- The Washington Times - Wednesday, March 11, 2009



Threats on officers not tied to shootings

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None of the “significant” threats against officers in the past two years was made in response to an officer-involved shooting, Baltimore police said.

Police Commissioner Frederick Bealefeld cited threats against officers as a reason for withholding the names of officers involved in shootings. The department adopted that policy in January.

Commissioner Bealefeld mentioned 23 threats against officers last year in a recent appearance before the City Council to explain the policy. But police spokesman Anthony Guglielmi said the commissioner never meant to imply that the 23 threats were tied to police shootings.

Ryan O’Doherty, a spokesman for City Council President Stephanie Rawlings-Blake, said the statistic “should have been characterized more appropriately.”


MTA bus crashes into Baltimore hotel

A bus crashed into a hotel in downtown Baltimore on Tuesday morning, a Maryland Transit Administration official said.

An SUV hit the bus transporting seven people at the intersection of East Lombard and South Calvert streets about 5:15 a.m., MTA spokeswoman Jawauna Greene said.

The collision sent the bus into the Brookshire Suites hotel on the corner, Ms. Greene said. Two people were transported from the scene with injuries that are not thought to be life-threatening, she said.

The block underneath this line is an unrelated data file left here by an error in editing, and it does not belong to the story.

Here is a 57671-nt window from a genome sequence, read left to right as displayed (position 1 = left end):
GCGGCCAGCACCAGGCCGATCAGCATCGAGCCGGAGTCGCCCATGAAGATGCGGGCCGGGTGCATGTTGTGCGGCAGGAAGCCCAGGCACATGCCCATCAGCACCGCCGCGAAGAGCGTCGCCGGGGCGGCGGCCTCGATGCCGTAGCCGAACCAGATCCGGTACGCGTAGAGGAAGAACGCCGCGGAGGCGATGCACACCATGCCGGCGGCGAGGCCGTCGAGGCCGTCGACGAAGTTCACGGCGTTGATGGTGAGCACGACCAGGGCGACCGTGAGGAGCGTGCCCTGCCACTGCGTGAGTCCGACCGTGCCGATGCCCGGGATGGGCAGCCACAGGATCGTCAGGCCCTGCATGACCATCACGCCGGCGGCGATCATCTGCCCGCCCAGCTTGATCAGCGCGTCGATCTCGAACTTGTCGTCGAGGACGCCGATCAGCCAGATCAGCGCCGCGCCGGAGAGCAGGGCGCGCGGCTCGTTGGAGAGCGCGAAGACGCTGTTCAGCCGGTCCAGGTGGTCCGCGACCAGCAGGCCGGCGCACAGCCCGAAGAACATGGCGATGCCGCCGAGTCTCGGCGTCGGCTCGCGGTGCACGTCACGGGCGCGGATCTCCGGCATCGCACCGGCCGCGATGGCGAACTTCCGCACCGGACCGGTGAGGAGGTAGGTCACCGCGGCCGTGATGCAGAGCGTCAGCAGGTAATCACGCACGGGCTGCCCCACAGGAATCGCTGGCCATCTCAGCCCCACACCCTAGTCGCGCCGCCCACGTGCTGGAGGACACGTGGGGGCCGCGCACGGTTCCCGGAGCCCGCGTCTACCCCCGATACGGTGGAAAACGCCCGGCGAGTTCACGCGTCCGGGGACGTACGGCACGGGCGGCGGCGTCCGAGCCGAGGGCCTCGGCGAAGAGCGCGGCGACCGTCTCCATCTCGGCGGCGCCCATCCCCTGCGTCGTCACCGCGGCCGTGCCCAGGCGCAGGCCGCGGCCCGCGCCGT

There was extensive damage to the bus and SUV and some damage to the hotel. The crash is still under investigation, she said.


Bill on abuse charges fails after debate

Maryland’s House of Delegates rejected a bill Tuesday that would allow people to keep requests for protective orders that have been filed against them out of public view if the orders are dropped.

The bill failed on a 64-69 vote after a long debate.

Bill supporters say the information can create problems for people seeking work or loans, even if they did nothing wrong.

But opponents say the bill would have eroded protections for domestic-violence victims.



Judge OKs award in mower death

The parents of a Botetourt County boy who died when he was run over by a riding lawn mower will receive $380,398 apiece from a jury award in their lawsuit against the manufacturer.

Another $760,797 will go into a trust fund for Ron and Kristie Simmons’ other son. The remainder will go to the family’s attorneys.

Roanoke Circuit Court Judge Clifford Weckstein signed an order Monday directing the distribution of the payout by MTD Products Inc. With interest, the $2 million award is now more than $2.5 million.

A jury in June 2006 found MTD Products liable for the 2004 death of Justin Simmons at a day care center run at a Daleville home. The mower rolled off a hill and onto him as he played in the yard.

From wire dispatches and staff reports

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